GARDENS IN THE DUNES by Leslie Marmon Silko
A Novel

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A sweeping, multifaceted tale of a young Native American pulled between the cherished traditions of a heritage on the brink of extinction and an encroaching white culture, Gardens in the Dunes is the powerful story of one woman's quest to reconcile two worlds that are diametrically opposed.

At the center of this struggle is Indigo, who is ripped from her tribe, the Sand Lizard people, by white soldiers who destroy her home and family. Placed in a government school to learn the ways of a white child, Indigo is rescued by the kind-hearted Hattie and her worldly husband, Edward, who undertake to transform this complex, spirited girl into a "proper" young lady. Bit by bit, and through a wondrous journey that spans the European continent, traipses through the jungles of Brazil, and returns to the rich desert of Southwest America, Indigo bridges the gap between the two forces in her life and teaches her adoptive parents as much as, if not more than, she learns from them.

About Leslie Marmon Silko

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Leslie Marmon Silko was born in 1948 to a family whose ancestry includes Mexican, Laguna Indian, and European forebears. She has said that her writing has at its core "the attempt to identify what it is to be a half-breed or mixed-blood person." As she grew up on the Laguna Pueblo Reservation, she learned the stories and culture of the Laguna people from her great-grandmother and other female relatives. After receiving her B. A. in English at the University of New Mexico, she enrolled in the University of New Mexico law school but completed only three semesters before deciding that writing and storytelling, not law, were the means by which she could best promote justice. She married John Silko in 1970. Prior to the writing of Ceremony, she published a series of short stories, including "The Man to Send Rain Clouds." She also authored a volume of poetry, Laguna Woman: Poems, for which she received the Pushcart Prize for Poetry. In 1973, Silko moved to Ketchikan, Alaska, where she wrote Ceremony. Initially conceived as a comic story abut a mother's attempts to keep her son, a war veteran, away from alcohol, Ceremony gradually transformed into an intricate meditation on mental disturbance, despair, and the power of stories and traditional culture as the keys to self-awareness and, eventually, emotional healing. Having battled depression herself while composing her novel, Silko was later to call her book "a ceremony for staying sane." Silko has followed the critical success of Ceremony with a series of other novels, including Storyteller, Almanac for the Dead, and Gardens in the Dunes. Nevertheless, it was the singular achievement of Ceremony that first secured her a place among the first rank of Native American novelists. Leslie Marmon Silko now lives on a ranch near Tucson, Arizona.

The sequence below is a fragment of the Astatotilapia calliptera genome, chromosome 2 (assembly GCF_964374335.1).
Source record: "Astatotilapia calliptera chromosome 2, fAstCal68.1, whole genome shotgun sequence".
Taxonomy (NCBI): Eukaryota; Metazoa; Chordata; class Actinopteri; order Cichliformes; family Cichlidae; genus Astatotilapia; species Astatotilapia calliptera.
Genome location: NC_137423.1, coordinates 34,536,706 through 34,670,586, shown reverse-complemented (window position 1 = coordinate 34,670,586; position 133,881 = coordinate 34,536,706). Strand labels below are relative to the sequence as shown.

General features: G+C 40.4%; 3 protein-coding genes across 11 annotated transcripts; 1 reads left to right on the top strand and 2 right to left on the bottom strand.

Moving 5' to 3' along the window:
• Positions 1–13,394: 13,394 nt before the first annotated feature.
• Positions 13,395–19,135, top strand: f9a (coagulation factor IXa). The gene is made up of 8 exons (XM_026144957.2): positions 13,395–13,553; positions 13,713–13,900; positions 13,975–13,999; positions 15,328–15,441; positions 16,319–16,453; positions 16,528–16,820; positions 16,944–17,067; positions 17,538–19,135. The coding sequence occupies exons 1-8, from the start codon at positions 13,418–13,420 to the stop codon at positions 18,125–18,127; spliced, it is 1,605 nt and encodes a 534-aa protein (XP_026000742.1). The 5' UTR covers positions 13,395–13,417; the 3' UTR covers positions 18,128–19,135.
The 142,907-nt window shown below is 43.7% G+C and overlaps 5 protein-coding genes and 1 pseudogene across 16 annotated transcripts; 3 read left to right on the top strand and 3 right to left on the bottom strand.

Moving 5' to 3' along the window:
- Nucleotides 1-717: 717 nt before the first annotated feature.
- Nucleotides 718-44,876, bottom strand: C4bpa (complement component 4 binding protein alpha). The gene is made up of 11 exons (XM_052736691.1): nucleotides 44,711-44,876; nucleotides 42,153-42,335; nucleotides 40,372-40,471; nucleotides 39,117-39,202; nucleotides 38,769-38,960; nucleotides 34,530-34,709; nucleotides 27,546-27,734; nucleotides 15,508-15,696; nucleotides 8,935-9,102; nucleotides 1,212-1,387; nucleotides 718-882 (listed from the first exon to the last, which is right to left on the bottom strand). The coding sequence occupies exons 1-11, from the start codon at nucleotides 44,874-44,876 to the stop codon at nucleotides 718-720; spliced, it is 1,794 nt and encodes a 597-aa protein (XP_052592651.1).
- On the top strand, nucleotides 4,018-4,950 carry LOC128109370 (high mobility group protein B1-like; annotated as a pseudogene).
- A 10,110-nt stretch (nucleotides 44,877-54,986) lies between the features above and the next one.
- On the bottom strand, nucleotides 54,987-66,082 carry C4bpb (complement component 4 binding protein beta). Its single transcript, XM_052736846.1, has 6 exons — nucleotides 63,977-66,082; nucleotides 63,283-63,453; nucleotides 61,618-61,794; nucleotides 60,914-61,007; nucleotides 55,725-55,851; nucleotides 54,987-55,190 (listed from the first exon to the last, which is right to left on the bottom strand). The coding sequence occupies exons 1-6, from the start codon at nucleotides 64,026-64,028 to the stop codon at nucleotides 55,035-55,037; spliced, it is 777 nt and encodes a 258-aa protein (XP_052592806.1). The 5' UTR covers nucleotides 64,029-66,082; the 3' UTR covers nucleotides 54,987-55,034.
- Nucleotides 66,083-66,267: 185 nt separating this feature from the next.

Published April 30, 2013 by Simon & Schuster. 482 pages
Genres: History, Literature & Fiction, Mystery, Thriller & Suspense. Fiction

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During travels with the Palmers back east and abroad (climaxing with their viewing, in an Italian village, of a cache of carved stone “fertility figures”), Indigo’s “education” acquaints her with such alien commonplaces of white culture as sexual irregularity and hypocrisy, Christianity’s strong ...

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Publishers Weekly

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soon Indigo and Sister Salt are captured and separated, and Indigo is sent to school in Riverside.

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Austin Chronicle

Gardens in the Dunes traces the journey of Indigo, a young member of the Sand Lizard tribe who spends her childhood in her tribe's ancestral gardens in the mountains in Arizona until she is separated from her sister and sent off to a school to learn to be white.

Jul 07 2000 | Read Full Review of GARDENS IN THE DUNES: A Novel

Project MUSE

If they had taken them to Hermosillo, as Silko would have it, the Mexican Rural Mounted Police, the infamous Rurales, would have been waiting for them just across the border, because there were spies in Tucson watching Yaqui activities and reporting to the Mexican military and the Rural Police.

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